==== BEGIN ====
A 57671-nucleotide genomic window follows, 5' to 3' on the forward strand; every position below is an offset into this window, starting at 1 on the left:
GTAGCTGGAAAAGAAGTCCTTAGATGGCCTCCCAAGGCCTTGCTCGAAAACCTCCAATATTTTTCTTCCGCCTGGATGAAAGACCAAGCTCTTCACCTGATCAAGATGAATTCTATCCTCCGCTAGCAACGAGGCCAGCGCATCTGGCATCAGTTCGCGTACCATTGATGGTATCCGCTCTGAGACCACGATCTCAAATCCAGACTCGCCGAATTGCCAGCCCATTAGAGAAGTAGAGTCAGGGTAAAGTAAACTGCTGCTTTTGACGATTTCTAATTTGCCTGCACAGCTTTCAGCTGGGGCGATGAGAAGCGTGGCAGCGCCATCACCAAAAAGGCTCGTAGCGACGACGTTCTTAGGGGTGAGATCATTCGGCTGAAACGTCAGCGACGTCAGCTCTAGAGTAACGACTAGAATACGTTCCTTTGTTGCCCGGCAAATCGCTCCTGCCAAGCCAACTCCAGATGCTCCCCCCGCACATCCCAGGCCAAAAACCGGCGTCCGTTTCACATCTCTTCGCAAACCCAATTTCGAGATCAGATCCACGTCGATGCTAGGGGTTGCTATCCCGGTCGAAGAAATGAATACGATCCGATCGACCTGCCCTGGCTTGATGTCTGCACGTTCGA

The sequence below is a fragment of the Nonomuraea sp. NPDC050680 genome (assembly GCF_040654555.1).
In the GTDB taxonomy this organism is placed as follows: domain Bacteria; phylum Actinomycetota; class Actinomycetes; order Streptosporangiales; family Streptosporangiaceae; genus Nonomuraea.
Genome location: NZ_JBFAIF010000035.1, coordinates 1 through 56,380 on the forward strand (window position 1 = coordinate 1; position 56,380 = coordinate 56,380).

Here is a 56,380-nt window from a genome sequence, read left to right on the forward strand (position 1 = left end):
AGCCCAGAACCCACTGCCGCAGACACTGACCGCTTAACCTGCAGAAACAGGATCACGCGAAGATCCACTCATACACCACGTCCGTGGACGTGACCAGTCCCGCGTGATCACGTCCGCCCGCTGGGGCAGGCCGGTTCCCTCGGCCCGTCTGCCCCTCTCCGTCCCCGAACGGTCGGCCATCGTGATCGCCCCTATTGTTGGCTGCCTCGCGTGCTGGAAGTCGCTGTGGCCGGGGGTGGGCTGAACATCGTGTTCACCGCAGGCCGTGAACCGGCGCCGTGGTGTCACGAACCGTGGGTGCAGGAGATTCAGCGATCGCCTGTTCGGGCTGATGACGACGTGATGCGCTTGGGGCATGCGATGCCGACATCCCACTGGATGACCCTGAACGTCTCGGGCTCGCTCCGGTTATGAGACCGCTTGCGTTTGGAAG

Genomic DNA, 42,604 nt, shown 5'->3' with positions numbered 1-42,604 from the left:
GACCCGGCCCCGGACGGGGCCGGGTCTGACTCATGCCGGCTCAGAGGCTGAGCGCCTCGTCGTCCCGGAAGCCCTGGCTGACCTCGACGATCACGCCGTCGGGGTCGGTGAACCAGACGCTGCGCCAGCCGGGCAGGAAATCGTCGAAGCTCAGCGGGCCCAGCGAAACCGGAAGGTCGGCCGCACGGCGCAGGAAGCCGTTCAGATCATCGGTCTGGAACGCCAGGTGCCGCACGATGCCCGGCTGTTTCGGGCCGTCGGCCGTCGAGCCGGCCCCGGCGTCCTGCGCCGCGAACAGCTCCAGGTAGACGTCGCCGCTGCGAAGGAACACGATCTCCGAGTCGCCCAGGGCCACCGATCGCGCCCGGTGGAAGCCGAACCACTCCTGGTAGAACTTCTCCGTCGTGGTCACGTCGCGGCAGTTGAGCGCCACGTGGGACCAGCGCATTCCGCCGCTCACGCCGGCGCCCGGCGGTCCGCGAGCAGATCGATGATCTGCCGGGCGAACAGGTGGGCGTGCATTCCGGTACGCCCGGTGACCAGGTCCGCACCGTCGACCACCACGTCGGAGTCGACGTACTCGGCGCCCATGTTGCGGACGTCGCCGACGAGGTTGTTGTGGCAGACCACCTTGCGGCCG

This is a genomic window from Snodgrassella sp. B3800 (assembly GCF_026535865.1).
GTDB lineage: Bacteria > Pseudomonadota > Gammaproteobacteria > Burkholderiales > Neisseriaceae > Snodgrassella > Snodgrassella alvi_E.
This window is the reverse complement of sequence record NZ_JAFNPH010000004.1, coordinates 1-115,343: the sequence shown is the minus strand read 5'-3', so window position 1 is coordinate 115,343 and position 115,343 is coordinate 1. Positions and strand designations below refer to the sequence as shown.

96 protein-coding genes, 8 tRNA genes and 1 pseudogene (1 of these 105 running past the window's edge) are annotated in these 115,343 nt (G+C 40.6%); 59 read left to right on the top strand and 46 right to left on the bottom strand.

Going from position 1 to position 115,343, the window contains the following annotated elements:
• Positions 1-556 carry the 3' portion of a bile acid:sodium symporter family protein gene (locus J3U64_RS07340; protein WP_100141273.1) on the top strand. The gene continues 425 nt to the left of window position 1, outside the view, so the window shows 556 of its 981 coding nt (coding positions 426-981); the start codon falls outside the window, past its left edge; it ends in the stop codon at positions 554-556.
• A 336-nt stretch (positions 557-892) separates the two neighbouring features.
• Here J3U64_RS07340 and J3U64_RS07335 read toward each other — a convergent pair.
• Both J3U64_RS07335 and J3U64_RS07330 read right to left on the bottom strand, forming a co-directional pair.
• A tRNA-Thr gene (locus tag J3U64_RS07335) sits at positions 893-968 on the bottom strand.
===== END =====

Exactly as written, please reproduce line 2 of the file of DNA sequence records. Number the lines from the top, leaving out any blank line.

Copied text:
GTAGCTGGAAAAGAAGTCCTTAGATGGCCTCCCAAGGCCTTGCTCGAAAACCTCCAATATTTTTCTTCCGCCTGGATGAAAGACCAAGCTCTTCACCTGATCAAGATGAATTCTATCCTCCGCTAGCAACGAGGCCAGCGCATCTGGCATCAGTTCGCGTACCATTGATGGTATCCGCTCTGAGACCACGATCTCAAATCCAGACTCGCCGAATTGCCAGCCCATTAGAGAAGTAGAGTCAGGGTAAAGTAAACTGCTGCTTTTGACGATTTCTAATTTGCCTGCACAGCTTTCAGCTGGGGCGATGAGAAGCGTGGCAGCGCCATCACCAAAAAGGCTCGTAGCGACGACGTTCTTAGGGGTGAGATCATTCGGCTGAAACGTCAGCGACGTCAGCTCTAGAGTAACGACTAGAATACGTTCCTTTGTTGCCCGGCAAATCGCTCCTGCCAAGCCAACTCCAGATGCTCCCCCCGCACATCCCAGGCCAAAAACCGGCGTCCGTTTCACATCTCTTCGCAAACCCAATTTCGAGATCAGATCCACGTCGATGCTAGGGGTTGCTATCCCGGTCGAAGAAATGAATACGATCCGATCGACCTGCCCTGGCTTGATGTCTGCACGTTCGA